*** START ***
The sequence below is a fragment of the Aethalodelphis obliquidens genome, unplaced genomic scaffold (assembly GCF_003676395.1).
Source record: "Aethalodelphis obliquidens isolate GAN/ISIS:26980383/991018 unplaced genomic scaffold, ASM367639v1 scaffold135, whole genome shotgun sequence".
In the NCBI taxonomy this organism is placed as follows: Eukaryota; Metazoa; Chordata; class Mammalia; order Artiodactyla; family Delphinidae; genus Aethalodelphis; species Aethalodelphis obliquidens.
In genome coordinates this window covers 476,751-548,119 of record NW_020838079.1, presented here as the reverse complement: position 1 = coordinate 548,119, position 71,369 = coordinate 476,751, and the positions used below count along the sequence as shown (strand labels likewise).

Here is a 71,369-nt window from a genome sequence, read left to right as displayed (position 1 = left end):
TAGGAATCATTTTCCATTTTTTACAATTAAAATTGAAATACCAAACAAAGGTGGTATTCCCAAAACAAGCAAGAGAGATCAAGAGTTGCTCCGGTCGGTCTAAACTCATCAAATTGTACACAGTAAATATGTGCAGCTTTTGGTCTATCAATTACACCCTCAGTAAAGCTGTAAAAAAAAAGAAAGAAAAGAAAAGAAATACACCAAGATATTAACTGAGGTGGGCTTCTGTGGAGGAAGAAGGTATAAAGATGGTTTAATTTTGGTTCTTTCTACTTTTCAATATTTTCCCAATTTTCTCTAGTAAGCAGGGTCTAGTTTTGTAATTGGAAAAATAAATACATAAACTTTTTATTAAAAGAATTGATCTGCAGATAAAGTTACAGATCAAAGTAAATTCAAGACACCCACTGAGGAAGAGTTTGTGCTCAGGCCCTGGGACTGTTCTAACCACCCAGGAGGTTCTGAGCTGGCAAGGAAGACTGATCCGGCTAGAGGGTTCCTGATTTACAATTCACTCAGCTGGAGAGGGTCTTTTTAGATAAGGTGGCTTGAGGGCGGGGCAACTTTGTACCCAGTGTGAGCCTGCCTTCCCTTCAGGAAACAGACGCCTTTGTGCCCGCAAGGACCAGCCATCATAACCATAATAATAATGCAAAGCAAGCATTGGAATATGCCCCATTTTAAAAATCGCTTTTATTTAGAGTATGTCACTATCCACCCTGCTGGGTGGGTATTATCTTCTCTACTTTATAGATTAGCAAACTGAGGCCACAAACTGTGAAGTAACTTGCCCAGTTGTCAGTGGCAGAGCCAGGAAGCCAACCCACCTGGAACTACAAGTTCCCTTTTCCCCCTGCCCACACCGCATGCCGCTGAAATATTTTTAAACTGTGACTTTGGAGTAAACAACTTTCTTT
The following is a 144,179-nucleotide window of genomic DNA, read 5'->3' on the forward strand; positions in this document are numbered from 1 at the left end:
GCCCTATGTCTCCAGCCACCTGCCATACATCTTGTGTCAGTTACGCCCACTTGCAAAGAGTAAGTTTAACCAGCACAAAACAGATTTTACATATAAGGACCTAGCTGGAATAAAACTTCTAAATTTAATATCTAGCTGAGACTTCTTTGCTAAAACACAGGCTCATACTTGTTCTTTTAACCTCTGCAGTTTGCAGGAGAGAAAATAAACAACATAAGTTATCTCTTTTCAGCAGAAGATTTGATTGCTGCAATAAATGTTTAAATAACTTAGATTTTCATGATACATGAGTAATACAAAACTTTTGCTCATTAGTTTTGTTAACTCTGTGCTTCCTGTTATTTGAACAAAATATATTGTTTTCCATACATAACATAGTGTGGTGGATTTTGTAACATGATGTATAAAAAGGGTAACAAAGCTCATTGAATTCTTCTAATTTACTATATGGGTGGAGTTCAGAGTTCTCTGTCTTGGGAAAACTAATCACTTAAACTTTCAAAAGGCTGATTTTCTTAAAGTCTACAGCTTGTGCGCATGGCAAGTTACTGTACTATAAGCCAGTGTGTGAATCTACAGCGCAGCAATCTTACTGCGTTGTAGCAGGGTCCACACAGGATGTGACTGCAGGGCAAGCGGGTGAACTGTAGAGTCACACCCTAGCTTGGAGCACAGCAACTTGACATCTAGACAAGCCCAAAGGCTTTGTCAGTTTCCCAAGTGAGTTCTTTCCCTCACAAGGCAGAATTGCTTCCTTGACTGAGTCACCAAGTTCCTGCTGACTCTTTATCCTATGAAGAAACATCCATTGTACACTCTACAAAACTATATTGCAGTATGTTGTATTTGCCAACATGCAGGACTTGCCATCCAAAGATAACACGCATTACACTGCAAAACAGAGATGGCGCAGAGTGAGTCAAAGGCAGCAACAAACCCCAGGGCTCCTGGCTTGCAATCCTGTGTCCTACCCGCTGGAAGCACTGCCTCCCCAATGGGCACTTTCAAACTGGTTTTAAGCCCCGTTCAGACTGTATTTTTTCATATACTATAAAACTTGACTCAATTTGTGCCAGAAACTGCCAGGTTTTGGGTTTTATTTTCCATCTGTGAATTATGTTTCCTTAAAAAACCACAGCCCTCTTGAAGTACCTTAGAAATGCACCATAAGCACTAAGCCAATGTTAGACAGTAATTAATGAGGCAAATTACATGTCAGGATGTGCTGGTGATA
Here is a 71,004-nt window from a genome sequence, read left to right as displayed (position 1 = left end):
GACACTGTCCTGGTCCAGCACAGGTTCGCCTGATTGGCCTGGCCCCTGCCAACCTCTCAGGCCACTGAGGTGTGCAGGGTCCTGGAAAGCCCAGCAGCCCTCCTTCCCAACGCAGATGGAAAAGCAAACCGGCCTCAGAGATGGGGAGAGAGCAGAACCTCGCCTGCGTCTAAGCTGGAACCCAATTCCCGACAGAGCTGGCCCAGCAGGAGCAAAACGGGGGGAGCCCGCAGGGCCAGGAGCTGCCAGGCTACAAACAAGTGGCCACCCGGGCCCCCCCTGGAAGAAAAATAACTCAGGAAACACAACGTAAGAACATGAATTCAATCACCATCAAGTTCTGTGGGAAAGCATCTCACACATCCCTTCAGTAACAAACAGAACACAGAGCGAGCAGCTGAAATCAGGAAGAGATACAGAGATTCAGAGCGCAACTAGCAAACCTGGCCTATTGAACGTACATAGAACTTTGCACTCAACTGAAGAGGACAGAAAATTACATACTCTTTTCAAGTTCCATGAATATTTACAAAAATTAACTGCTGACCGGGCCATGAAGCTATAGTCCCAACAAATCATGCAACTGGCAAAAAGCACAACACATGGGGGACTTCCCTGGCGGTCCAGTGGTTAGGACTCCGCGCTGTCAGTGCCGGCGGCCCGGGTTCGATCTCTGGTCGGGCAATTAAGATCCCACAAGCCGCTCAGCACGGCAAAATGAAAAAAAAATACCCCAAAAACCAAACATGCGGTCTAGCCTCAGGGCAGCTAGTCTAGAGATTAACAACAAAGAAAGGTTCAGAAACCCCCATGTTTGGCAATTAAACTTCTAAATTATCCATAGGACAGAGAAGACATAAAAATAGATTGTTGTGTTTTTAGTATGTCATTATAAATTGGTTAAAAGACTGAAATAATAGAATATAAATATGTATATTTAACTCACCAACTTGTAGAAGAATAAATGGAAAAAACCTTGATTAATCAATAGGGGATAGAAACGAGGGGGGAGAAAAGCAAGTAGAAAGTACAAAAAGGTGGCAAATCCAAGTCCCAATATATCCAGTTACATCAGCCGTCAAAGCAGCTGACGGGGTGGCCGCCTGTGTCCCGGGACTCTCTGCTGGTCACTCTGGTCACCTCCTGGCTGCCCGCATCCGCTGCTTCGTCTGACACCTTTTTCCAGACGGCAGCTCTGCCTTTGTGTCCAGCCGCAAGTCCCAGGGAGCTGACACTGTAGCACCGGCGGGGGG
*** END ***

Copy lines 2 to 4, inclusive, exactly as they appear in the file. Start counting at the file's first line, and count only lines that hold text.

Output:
Source record: "Aethalodelphis obliquidens isolate GAN/ISIS:26980383/991018 unplaced genomic scaffold, ASM367639v1 scaffold135, whole genome shotgun sequence".
In the NCBI taxonomy this organism is placed as follows: Eukaryota; Metazoa; Chordata; class Mammalia; order Artiodactyla; family Delphinidae; genus Aethalodelphis; species Aethalodelphis obliquidens.
In genome coordinates this window covers 476,751-548,119 of record NW_020838079.1, presented here as the reverse complement: position 1 = coordinate 548,119, position 71,369 = coordinate 476,751, and the positions used below count along the sequence as shown (strand labels likewise).